Strong neighborhood ties can help reduce gun violence

The bonds that tie a neighborhood together can help shield community members from gun violence, according to new findings by Yale School of Medicine researchers in the Robert Wood Johnson Foundation Clinical Scholars Program (RWJF CSP).

“Police and government response to the problem has focused on the victim or the criminal. Our study focuses on empowering communities to combat the effects of living with chronic and persistent gun violence.”

“Our study is a community-based and community-driven intervention to prevent and reduce the negative effects of gun violence in the communities affected by high rates of gun violence by strengthening social ties, bonds, resilience, or in other words, by ‘putting neighbor back in hood,'” said Ann Greene, community research liaison for the RWJF CSP at Yale.

Preliminary findings show that social cohesion, or the strength of bonds between neighbors, is inversely associated with exposure to gun violence, and that a multi-sector approach that includes community members is required to address and prevent gun violence.

via Strong neighborhood ties can help reduce gun violence — ScienceDaily.

Violent Offenders Given Choice: Accept Help or Face the Law

Twenty-two repeat violent offenders have agreed to appear before a gathering of community leaders, law enforcement officials, friends and family members for an opportunity to either leave behind a life of crime or suffer severe consequences.

The Violent Crime Task Force, a partnership between the community and law enforcement, will hold its next “call-in” at 5:30 pm Thursday, November 13 at the Public Safety Training Facility, 1510 N. Church St.

The purpose of the call-in is to let past offenders know the community will not tolerate future violence and help is available if they choose to change their lives.

The call-in works like this:
• The NC Department of Public Safety’s Division of Adult Corrections and Juvenile Justice sends letters of invitation to people who are at least 18 years of age, have been convicted of at least one violent felony offense, and have been arrested at least 10 times.
• Community representatives in attendance stress to offenders that violence and crime will no longer be tolerated and that they are united to make their neighborhoods safer.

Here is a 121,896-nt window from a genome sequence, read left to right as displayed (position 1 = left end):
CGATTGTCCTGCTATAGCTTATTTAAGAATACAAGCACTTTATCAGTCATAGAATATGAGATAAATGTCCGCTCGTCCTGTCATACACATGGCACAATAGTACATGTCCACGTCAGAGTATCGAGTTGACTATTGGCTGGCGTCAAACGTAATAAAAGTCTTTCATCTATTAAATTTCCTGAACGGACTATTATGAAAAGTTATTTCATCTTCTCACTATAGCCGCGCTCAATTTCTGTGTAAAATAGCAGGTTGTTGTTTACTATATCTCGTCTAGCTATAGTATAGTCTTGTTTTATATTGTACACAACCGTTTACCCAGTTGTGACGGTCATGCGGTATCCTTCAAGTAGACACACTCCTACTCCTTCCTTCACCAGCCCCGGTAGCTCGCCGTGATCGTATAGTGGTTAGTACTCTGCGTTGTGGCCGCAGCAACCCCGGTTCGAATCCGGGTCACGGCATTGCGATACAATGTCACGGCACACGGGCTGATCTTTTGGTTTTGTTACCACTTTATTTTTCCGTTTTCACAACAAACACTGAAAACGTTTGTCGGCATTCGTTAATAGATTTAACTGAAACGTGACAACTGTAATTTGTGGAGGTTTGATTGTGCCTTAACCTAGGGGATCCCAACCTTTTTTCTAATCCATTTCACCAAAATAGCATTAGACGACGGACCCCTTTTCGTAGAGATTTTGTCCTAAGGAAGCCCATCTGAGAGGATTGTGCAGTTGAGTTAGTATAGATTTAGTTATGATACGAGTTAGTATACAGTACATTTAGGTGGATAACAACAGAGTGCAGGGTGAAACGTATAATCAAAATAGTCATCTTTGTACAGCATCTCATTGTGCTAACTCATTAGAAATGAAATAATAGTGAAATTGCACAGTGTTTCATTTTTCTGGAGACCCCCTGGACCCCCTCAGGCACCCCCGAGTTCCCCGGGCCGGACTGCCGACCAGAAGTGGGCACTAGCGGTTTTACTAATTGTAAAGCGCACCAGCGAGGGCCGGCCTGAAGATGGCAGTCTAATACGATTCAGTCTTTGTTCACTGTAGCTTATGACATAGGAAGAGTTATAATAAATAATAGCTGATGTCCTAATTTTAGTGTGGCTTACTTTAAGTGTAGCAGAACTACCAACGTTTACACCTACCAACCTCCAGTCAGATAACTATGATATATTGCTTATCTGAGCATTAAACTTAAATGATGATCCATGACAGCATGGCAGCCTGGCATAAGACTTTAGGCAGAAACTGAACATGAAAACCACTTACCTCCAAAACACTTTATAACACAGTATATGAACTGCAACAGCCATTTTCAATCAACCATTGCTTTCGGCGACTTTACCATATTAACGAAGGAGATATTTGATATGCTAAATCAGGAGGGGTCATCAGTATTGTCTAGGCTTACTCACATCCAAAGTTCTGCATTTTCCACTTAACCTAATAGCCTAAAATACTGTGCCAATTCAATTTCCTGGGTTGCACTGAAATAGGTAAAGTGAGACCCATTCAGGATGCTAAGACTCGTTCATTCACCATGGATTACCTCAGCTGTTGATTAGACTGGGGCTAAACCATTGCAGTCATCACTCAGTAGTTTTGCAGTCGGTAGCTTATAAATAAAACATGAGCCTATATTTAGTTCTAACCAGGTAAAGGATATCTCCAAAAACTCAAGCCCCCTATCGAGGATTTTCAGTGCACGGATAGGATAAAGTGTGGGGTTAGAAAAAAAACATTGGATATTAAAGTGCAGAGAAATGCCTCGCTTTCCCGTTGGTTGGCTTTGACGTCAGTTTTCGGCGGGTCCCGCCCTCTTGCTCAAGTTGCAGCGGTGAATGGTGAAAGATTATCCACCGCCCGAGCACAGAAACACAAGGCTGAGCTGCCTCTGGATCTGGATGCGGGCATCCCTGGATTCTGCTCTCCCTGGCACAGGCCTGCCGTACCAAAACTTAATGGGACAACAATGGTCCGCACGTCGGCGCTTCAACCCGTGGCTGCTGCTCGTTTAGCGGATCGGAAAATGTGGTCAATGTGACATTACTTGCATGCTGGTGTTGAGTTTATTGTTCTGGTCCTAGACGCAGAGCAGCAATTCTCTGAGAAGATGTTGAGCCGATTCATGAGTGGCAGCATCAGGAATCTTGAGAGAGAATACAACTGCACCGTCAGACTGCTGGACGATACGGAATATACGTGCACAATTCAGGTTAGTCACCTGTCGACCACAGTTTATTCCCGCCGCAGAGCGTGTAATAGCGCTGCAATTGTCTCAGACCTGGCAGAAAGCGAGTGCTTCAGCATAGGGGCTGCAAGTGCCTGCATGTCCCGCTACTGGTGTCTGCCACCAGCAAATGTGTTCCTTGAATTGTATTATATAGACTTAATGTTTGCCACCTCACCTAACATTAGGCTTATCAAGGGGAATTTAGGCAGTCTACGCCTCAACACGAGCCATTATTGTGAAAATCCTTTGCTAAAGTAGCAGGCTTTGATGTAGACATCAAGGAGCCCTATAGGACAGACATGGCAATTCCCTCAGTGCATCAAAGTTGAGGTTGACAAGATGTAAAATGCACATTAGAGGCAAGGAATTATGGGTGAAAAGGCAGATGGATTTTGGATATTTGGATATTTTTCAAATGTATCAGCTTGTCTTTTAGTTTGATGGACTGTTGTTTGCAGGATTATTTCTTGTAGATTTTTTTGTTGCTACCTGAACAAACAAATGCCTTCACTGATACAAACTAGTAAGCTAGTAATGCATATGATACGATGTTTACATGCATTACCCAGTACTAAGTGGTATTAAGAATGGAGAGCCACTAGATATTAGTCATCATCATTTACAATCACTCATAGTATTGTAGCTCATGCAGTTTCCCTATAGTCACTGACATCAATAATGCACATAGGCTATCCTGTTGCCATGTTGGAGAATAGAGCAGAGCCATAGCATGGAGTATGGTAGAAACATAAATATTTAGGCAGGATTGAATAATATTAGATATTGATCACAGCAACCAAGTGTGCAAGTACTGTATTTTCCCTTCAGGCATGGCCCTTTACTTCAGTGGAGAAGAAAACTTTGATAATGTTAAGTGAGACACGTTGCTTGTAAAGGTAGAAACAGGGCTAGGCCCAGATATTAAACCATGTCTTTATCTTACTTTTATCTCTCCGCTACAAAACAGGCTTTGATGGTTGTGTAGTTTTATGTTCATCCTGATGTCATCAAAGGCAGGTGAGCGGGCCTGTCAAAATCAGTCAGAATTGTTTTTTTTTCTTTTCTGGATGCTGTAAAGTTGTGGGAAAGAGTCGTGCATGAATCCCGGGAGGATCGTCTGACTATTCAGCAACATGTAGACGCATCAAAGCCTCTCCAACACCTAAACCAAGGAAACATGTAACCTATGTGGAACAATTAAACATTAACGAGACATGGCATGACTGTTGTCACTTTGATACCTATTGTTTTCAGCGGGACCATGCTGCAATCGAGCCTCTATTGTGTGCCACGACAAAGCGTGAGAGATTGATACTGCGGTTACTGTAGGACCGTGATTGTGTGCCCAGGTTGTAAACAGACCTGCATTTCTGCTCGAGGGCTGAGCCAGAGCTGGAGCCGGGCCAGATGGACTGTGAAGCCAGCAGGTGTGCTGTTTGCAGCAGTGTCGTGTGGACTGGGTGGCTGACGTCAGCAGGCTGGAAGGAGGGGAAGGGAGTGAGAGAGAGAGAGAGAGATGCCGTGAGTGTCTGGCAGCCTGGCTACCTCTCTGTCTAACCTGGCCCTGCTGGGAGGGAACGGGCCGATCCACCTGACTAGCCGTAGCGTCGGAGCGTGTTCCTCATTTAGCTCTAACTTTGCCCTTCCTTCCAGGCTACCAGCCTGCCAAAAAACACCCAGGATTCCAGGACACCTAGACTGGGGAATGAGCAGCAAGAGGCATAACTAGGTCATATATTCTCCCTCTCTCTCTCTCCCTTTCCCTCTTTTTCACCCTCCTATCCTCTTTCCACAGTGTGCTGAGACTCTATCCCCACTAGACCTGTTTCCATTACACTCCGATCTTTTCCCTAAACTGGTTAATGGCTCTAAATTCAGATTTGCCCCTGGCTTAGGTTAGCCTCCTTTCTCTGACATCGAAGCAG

• Law enforcement representatives inform participants that continued criminal behavior will be prosecuted swiftly and to the fullest extent of the law.
• Family members hear the messages from law enforcement and community members.
• Community representatives and other officials provide information on available resources, such as educational opportunities, jobs, etc., and hear the needs of the participants so they can better provide those resources.

The notification/call-in is part of a six-step plan to reduce violent crime in Greensboro.
1. Identify repeat, violent and group offenders.
2. Vigorously prosecute those who are involved in violent or serious criminal behavior in state and federal Court.
3. Notify those identified that it is time to stop the violence.
4. Assist those who want to change their lifestyle.
5. Aggressively respond to further acts of violence (neighborhood responses).
6. Evaluate and repeat the process, making changes as necessary.

Present at the call-in will be Lacy Colon, a re-entry specialist with the Welfare Reform Liaison Project, a nonprofit organization that offers employment training to offenders and other students. A former inmate himself, Colon inspires call-in participants to accept that changing their lifestyle is both possible and rewarding.

The first Violent Crimes Task Force call-in was held in February 2000. This week’s meeting will be the 54 call-in. The multi-agency task force has sent its messages of no tolerance and support to 897 violent offenders since its inception. Approximately 86 percent of those who appeared before the group did not commit another prohibited violent offense.

The danger of militarized policing